By Arno Maierbrugger/Gulf Times Correspondent /Bangkok
With Islamic finance assets leaping to an estimated $2tn for both banks and non-bank financial institutions, and forecasts putting the volume at $3.2tn by 2020, voices have grown louder to establish a global Islamic finance centre that could be home to a central regulatory body, the frequently mentioned envisaged Islamic mega-bank, as well as central supervisory authorities. Such a global hub would allow the integration of the currently dispersed and inhomogeneous industry with its broad variety of localised regulations, directives and interpretations of Shariah law and sometimes an outright lack of regulatory confidence. It would also have the critical mass to emerge as a full-fledged global centre for cross-border Islamic banking, fund raising and Islamic financial services.
However, bringing together all these factors under one centrally administered roof is a tricky venture. This has to do with regional preferences, macroeconomic challenges and – evidently – political interference.
Currently, the largest and most influential Islamic finance hubs are arguably Kuala Lumpur, Jakarta, Hong Kong, Riyadh, Dubai, Bahrain, Doha, Istanbul, Teheran, Karachi, Luxembourg, London and Dublin. This indicates that the industry is split into three global regions, namely Southeast Asia, the Middle East and Western Asia, as well as Western Europe.
Naturally, there is competition between those regions and disagreement on many aspects, for example that Middle Eastern decision makers in the industry most likely wouldn’t accept a global Islamic financial hub being located in a non-Muslim country in the West. Or given the current tensions between certain Gulf Cooperation Council (GCC) countries, not even consent on a joint location within this region seems to be achievable. The same is true for the wider area including Pakistan, Iran and Turkey, whose Islamic finance system has a different structure compared to their peers, which would create complex problems for a centralised Islamic finance body.
There are also macroeconomic conditions to take into account. For example, the current structural changes in Saudi Arabia that also affect the country’s financial markets, or London’s potential loss of influence as a financial hub due to Brexit. Or, in the case of Kuala Lumpur, which is undoubtedly among the candidates for a global Islamic finance hub, the reputation damage for its financial industry as a result of the scandal surrounding the government-backed development fund 1MDB.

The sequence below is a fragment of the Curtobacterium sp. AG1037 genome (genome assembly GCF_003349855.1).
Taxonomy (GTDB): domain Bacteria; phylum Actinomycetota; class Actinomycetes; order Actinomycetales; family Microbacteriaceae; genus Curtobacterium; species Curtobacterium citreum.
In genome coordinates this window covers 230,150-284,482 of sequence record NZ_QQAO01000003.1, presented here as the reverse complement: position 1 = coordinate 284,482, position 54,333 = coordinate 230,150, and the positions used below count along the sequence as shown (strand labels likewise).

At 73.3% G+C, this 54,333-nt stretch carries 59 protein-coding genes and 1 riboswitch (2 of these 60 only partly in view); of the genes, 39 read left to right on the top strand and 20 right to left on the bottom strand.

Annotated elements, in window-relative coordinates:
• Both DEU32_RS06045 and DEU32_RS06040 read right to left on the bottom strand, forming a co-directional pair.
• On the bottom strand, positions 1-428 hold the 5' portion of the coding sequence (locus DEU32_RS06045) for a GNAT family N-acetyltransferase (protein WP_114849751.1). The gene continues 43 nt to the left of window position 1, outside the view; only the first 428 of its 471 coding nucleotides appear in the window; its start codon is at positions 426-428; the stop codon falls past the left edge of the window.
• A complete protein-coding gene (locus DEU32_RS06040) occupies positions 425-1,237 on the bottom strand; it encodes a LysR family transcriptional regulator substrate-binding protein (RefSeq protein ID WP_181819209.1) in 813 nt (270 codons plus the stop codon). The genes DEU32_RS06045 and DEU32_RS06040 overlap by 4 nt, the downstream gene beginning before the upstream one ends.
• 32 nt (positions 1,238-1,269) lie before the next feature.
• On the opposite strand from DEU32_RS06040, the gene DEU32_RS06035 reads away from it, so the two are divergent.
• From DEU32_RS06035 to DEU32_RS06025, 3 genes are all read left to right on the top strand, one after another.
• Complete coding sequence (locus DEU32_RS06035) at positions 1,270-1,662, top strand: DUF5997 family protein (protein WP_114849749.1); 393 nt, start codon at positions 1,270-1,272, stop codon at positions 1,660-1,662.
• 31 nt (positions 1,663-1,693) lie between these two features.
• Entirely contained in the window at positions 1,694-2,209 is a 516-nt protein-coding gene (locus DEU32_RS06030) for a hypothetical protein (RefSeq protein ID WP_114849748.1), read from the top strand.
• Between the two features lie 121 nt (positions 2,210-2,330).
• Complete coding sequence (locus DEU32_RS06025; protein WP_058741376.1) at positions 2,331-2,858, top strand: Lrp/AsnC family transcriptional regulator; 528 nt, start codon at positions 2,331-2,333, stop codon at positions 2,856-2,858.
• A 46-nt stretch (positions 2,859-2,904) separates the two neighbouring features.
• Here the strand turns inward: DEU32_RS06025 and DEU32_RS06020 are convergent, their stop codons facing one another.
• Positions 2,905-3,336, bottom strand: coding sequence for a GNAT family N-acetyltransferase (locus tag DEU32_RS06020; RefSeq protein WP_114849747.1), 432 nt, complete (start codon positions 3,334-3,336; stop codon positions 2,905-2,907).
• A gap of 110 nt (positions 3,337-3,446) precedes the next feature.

The current regional markets as such are also lacking international outreach compared to the conventional finance industry with the latter’s large globalised banks such as, for example, Citibank, HSBC, Deutsche Bank, Credit Suisse or Standard Chartered and their global networks in retail and commercial banking. This brings with it also a lack of overall liquidity for Islamic banking, which, in turn, dampens the growth of retail and capital markets within the industry. Without a mutually accepted and globally operating Islamic finance centre, the Islamic finance industry will keep missing out on the critical mass it takes for Islamic finance to catch up to the size and depth of conventional finance and the chance of balancing the risk of global financial crises. This also hampers the growth of the industry in general by hindering product innovation, skills development and a general-purpose legal and regulatory framework.
It might be argued the Jeddah-based Islamic Development Bank (IDB) could be a driver to create a global Islamic finance centre or could be – in an extended version – fill the role itself. That, however, is quite unrealistic since the IDB has been designed as a development finance institution and accepts only member countries that are also members of the Organisation of Islamic Cooperation. Similarly, influential Islamic finance organisations in Malaysia are lacking requirements to qualify for a global Islamic finance centre, namely a strong domestic currency, transparency and independence of the legal system from political interference.
“Hard” requirements for a global Islamic finance centre are an excellent financial market infrastructure, a well-developed legal system, high quality and integrity of financial market regulations, conformance to international accounting practices, availability of a skilled workforce and a high grade in ease-of-doing business and cross-border financial activity.
“Soft” requirement are policies to support and incentivise the building up of a critical mass which – in turn – creates economies of scale and would attract more financial firms and with them clients and investors.
That said, the existing Islamic finance centres fulfil some of the requirements, but not all. As mentioned above, Kuala Lumpur might have a large pool of skilled human resources and a good financial market infrastructure, but has shown problems with integrity. Dubai and the other hubs in the GCC also qualify with regards to their robust legal system, high liquidity and a favourable business environment, but lack in cross-border activities and in adopting international standards as they are too focused on their domestic and regional markets.
Potential European centres, in turn, fulfil most, if not all the requirements, but are non-Muslim jurisdictions which would be opposed to become a global Islamic finance centre by many scholars in the Muslim world.
Thus, the establishment of such a centre remains a tough task. It is probable that the Gordian knot could be cut by creating a global Islamic finance centre based at three locations with shared regional responsibilities and a streamlined organisational structure on a meta-level.
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